MP's motion on sex selection stirs abortion debate

A motion to condemn abortion based on the sex of a fetus will get its first hour of debate next March, says the Conservative MP who wrote it. But Mark Warawa is not waiting until then to begin the discussion.

Conservative Mark Warawa's motion would condemn gender-based abortion

A motion to condemn abortion based on the fetus's sex will get its first hour of debate next March, says Mark Warawa, the Conservative MP who wrote it. (Adrian Wyld/Canadian Press)

A motion to condemn abortion based on the sex of a fetus will get its first hour of debate next March, says the Conservative MP who wrote it.

Mark Warawa tabled a motion last September calling for the House of Commons to condemn "discrimination against females occurring through sex-selective pregnancy termination."

The first hour of debate will likely happen in March, with the second hour a month later. MPs would vote a few days after that.

On Wednesday, Warawa said he's created a Facebook page and a YouTube site in support of the motion, M-408, and has made available petitions on his website for people to download.

Critics say the motion is a bid to open the abortion debate. Warawa tabled the motion on Sept. 26, the day before Conservative MP Stephen Woodworth's motion to study when life begins was defeated in a vote that split the Conservative caucus.

There are no statistics to indicate how many female fetuses are aborted in Canada because of their gender, he said.

"That number I do not know, but the United Nations has identified that there is an estimated 200 million missing [worldwide]," he said.

Not seeking changes to law

Warawa says he's not seeking legislative changes or a parliamentary study, and that it would be shocking if any MPs vote against the motion.

"I think it is as simply as we either condemn this or we endorse it," he said, citing Martin Luther King Jr.

"He said that he who accepts evil without protesting against it is really co-operating with it. And I think that's the salient point. We have brave men and women with me today, standing up and saying this is wrong," Warawa said.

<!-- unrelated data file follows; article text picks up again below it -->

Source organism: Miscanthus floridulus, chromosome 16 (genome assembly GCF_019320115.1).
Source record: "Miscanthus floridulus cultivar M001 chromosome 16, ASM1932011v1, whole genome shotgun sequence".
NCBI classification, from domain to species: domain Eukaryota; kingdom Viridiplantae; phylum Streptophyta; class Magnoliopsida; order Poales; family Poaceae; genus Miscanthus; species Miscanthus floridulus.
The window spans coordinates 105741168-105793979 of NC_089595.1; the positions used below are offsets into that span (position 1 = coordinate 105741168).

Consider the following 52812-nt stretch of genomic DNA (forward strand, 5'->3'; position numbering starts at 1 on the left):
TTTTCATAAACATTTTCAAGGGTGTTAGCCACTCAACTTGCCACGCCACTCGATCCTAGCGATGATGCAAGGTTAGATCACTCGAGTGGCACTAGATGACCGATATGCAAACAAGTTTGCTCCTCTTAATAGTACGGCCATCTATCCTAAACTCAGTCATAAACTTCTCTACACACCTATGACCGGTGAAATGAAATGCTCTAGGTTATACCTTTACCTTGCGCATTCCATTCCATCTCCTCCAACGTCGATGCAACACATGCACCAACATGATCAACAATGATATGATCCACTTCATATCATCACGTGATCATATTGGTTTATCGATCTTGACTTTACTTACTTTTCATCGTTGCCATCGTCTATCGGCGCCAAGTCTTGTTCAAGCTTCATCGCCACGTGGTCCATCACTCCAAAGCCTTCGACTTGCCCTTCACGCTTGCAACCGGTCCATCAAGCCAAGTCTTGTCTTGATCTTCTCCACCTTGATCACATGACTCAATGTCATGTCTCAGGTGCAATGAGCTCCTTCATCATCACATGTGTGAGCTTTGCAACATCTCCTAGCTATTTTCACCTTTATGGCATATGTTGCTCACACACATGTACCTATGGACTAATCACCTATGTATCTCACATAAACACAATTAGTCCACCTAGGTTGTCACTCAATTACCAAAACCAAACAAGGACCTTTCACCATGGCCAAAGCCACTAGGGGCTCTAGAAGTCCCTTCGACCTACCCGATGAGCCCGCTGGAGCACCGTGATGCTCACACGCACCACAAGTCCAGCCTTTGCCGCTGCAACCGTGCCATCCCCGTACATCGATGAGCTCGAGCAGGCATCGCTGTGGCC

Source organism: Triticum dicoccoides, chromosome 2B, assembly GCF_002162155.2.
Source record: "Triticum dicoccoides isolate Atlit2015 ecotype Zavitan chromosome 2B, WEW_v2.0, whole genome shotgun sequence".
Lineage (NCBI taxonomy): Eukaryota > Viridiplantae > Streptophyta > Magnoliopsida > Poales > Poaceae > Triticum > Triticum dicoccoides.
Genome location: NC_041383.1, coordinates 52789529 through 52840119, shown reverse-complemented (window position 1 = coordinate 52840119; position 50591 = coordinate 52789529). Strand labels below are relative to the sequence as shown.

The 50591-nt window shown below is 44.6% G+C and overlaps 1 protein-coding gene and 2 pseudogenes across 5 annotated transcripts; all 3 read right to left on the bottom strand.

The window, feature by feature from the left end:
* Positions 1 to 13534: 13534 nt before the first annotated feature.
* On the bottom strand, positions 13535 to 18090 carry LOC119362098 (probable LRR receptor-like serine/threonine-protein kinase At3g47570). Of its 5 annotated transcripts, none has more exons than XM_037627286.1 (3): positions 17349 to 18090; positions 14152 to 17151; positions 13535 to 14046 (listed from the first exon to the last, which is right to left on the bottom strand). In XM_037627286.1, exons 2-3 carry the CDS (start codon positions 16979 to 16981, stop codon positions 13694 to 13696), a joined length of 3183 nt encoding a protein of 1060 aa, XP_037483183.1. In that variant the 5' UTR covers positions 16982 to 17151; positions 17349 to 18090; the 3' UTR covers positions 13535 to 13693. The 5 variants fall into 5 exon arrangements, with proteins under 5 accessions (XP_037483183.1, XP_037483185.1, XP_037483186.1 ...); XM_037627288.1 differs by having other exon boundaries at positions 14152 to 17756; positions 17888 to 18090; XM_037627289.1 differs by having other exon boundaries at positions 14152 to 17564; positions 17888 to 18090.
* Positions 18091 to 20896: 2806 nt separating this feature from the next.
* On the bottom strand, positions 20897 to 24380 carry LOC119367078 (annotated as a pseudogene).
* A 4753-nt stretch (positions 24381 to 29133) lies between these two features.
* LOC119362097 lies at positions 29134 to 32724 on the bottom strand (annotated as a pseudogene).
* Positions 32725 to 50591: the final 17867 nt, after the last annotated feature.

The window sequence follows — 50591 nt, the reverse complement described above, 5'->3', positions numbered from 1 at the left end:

Warawa couldn't explain why he called the MPs supporting him brave when he also cited a poll that said 92 per cent of Canadians oppose the practice. Most of the MPs who accompanied Warawa to his news conference are known as anti-abortion MPs and voted in favour of Woodworth's motion, M-312.

Conservative MP Joy Smith, who spoke in favour of Warawa's motion, said she voted against Woodworth's motion but M-408 is about discrimination based on sex.

"If you're discriminated against before you're born, what's that about? And then you try to become whatever you want to be in life and you're just a little less than the guy next door because of your gender? I don't think so," Smith said.

Attempt to 're-open debate on abortion'

NDP Leader Tom Mulcair said Warawa's motion is another attempt to reopen the abortion debate, and noted that he tabled it around the time that Woodworth's motion was defeated.

How to end sex-selective abortion, Mulcair said, is an excellent question that should be discussed with the Canadian Medical Association and provincial colleges of physicians.

"But at the end of the day, it's a new attempt by the Conservatives to reopen the debate on abortion and remove from women their right to choose," Mulcair said.

The Society of Obstetricians and Gynecologists of Canada vehemently opposes sex-selective abortion, a spokesman told CBC News last June. The organization opposed Woodworth's motion to study when life begins.

The Canadian Medical Association says the decision to abort a pregnancy is a medical decision to be made by a woman and her doctor, but fetal viability should be considered. The guidelines say a fetus is possibly viable after 20 weeks gestation or at a weight of 500 grams.

Warawa said he thinks MPs can change the minds of people around the world by speaking against the practice.

"For the House of Commons to have a unified voice saying it's wrong. We believe it will change the hearts and minds of Canadians. When we say that women have value, equal value, and we need to protect them, we need to protect their human rights, we believe that we can end this practice by changing the hearts and minds of Canadians and that will go right across the world."